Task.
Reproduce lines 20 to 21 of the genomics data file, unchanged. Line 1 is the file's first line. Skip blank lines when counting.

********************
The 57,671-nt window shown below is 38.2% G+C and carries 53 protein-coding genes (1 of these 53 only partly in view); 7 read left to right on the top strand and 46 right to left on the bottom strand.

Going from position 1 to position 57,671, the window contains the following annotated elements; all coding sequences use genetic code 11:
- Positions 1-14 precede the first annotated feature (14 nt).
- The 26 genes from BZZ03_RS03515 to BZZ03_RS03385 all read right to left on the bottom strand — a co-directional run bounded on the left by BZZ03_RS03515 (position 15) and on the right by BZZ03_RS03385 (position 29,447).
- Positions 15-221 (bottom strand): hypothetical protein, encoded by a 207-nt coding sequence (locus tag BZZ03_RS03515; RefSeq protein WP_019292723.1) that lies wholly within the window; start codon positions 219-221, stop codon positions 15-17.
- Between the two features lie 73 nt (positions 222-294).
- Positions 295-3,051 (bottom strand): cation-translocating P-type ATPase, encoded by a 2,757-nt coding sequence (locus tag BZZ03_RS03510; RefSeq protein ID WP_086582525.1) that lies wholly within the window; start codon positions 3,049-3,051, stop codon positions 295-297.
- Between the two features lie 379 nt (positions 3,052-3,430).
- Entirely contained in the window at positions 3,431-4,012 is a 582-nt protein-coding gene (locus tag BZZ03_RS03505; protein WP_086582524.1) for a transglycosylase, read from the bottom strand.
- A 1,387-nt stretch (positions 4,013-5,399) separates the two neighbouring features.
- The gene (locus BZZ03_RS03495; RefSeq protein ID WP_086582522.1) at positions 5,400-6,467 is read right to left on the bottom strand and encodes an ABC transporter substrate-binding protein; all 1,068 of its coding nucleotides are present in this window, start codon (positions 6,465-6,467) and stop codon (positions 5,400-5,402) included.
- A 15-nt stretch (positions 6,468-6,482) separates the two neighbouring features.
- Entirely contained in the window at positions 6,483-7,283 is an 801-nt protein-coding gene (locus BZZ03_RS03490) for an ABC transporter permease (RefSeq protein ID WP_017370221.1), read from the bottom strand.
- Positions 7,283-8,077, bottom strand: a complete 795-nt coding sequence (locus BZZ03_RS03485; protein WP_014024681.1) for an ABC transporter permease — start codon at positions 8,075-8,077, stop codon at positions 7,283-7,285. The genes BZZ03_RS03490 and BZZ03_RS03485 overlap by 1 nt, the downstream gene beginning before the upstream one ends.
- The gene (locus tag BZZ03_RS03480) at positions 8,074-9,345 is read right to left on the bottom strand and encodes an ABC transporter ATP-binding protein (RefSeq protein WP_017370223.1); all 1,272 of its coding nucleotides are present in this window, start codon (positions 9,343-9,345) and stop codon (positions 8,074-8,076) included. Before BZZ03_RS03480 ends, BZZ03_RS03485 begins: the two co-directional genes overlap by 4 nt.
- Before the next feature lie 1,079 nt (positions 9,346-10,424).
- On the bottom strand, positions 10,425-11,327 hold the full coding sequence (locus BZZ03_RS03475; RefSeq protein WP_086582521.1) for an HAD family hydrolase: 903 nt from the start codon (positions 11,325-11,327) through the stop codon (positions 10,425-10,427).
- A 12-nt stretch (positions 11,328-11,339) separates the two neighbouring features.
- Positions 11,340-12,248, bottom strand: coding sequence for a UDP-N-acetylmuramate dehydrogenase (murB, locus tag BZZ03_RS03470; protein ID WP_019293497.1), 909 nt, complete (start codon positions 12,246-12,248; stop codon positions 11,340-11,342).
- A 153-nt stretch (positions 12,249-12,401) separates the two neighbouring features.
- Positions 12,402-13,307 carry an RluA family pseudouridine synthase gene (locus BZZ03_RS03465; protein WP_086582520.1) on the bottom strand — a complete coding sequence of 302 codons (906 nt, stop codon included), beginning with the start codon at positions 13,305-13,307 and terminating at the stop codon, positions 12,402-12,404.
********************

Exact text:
- A 153-nt stretch (positions 12,249-12,401) separates the two neighbouring features.
- Positions 12,402-13,307 carry an RluA family pseudouridine synthase gene (locus BZZ03_RS03465; protein WP_086582520.1) on the bottom strand — a complete coding sequence of 302 codons (906 nt, stop codon included), beginning with the start codon at positions 13,305-13,307 and terminating at the stop codon, positions 12,402-12,404.